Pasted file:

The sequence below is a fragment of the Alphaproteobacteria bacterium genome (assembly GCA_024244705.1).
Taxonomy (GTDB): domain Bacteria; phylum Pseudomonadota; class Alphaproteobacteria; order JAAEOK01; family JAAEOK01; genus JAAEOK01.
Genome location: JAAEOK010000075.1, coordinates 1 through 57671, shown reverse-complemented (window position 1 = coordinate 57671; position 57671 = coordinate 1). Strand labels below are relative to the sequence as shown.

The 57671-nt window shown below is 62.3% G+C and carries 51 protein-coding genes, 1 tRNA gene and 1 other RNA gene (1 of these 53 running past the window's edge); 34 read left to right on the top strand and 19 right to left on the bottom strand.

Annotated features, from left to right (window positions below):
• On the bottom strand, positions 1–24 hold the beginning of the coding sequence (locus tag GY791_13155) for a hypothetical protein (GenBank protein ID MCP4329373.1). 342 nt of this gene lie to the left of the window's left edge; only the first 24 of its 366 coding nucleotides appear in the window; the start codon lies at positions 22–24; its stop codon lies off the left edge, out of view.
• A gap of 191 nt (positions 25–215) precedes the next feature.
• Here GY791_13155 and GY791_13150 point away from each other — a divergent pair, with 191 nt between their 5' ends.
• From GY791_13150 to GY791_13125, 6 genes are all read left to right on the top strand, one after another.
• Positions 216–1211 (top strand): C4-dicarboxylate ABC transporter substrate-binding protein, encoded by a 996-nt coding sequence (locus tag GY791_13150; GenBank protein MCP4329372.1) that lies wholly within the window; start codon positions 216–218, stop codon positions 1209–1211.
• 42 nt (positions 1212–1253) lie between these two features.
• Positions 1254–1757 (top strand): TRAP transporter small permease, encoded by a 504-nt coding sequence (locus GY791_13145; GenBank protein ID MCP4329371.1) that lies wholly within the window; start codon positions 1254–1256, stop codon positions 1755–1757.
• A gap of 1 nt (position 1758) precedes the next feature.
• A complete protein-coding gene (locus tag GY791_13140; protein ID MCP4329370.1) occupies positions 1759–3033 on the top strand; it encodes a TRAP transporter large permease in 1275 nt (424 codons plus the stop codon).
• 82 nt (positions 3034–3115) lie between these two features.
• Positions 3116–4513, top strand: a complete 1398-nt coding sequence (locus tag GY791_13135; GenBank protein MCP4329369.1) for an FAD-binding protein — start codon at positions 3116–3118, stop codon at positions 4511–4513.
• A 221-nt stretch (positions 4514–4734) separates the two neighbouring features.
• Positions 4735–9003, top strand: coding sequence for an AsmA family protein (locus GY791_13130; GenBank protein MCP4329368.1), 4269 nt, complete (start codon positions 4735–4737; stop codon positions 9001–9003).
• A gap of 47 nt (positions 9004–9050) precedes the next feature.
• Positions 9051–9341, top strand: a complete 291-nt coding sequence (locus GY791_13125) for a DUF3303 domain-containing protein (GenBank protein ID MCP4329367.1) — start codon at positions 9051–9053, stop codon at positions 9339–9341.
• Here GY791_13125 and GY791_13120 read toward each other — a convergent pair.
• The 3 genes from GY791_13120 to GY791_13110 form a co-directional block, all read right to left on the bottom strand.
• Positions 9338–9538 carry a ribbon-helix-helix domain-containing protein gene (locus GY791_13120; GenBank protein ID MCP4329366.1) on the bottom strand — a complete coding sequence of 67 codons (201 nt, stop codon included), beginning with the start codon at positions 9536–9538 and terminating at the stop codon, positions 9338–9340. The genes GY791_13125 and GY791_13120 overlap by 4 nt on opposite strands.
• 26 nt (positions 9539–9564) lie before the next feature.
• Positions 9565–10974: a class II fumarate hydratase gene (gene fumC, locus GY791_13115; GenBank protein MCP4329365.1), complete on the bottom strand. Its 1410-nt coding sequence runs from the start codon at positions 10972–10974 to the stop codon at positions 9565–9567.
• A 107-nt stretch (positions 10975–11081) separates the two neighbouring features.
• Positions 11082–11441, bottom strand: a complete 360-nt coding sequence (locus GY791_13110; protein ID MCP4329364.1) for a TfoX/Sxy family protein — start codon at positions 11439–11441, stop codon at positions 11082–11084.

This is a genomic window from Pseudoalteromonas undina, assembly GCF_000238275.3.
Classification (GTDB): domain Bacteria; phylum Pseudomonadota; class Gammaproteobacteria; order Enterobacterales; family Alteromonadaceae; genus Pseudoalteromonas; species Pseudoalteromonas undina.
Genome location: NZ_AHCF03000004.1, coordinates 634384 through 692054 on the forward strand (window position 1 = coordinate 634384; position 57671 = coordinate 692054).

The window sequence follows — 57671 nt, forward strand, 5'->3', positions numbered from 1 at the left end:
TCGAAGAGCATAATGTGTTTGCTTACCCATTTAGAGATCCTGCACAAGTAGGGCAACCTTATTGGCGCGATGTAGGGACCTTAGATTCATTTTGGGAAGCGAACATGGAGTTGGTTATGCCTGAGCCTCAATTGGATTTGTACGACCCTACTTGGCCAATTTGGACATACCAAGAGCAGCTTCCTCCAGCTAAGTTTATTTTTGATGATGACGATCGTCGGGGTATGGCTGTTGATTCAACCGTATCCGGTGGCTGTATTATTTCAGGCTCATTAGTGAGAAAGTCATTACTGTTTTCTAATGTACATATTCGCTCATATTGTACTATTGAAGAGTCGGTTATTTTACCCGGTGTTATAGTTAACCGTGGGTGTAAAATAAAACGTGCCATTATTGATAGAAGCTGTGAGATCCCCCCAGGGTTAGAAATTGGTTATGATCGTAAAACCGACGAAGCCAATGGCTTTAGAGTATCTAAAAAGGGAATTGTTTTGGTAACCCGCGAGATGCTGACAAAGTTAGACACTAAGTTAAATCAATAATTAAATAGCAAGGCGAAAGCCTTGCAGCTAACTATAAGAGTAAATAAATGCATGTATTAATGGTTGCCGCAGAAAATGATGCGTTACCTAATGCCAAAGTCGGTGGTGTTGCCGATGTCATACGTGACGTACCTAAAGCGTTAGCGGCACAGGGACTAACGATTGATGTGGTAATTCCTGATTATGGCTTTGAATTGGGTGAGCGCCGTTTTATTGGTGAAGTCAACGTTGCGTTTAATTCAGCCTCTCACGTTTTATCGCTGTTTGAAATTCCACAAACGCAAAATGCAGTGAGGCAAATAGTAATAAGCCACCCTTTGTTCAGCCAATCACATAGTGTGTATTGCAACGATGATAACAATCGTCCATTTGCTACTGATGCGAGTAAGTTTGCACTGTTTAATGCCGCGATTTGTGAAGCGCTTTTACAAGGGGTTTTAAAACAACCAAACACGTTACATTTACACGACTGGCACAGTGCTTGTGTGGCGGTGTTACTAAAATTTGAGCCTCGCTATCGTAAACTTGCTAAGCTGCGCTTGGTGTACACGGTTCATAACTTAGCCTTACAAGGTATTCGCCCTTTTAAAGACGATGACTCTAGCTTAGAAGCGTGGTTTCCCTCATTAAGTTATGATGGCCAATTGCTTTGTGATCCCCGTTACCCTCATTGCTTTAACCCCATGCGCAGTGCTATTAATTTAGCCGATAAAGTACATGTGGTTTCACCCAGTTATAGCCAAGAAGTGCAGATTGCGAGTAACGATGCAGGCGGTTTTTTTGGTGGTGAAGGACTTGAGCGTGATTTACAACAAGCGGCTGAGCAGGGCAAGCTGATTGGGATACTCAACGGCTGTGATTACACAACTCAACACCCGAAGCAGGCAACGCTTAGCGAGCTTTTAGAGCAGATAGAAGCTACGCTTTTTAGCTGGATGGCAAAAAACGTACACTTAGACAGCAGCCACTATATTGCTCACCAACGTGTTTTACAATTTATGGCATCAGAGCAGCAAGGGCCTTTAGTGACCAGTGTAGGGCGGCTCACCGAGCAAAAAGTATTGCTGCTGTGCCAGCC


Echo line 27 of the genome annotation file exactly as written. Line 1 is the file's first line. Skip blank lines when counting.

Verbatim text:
• Positions 11082–11441, bottom strand: a complete 360-nt coding sequence (locus GY791_13110; protein ID MCP4329364.1) for a TfoX/Sxy family protein — start codon at positions 11439–11441, stop codon at positions 11082–11084.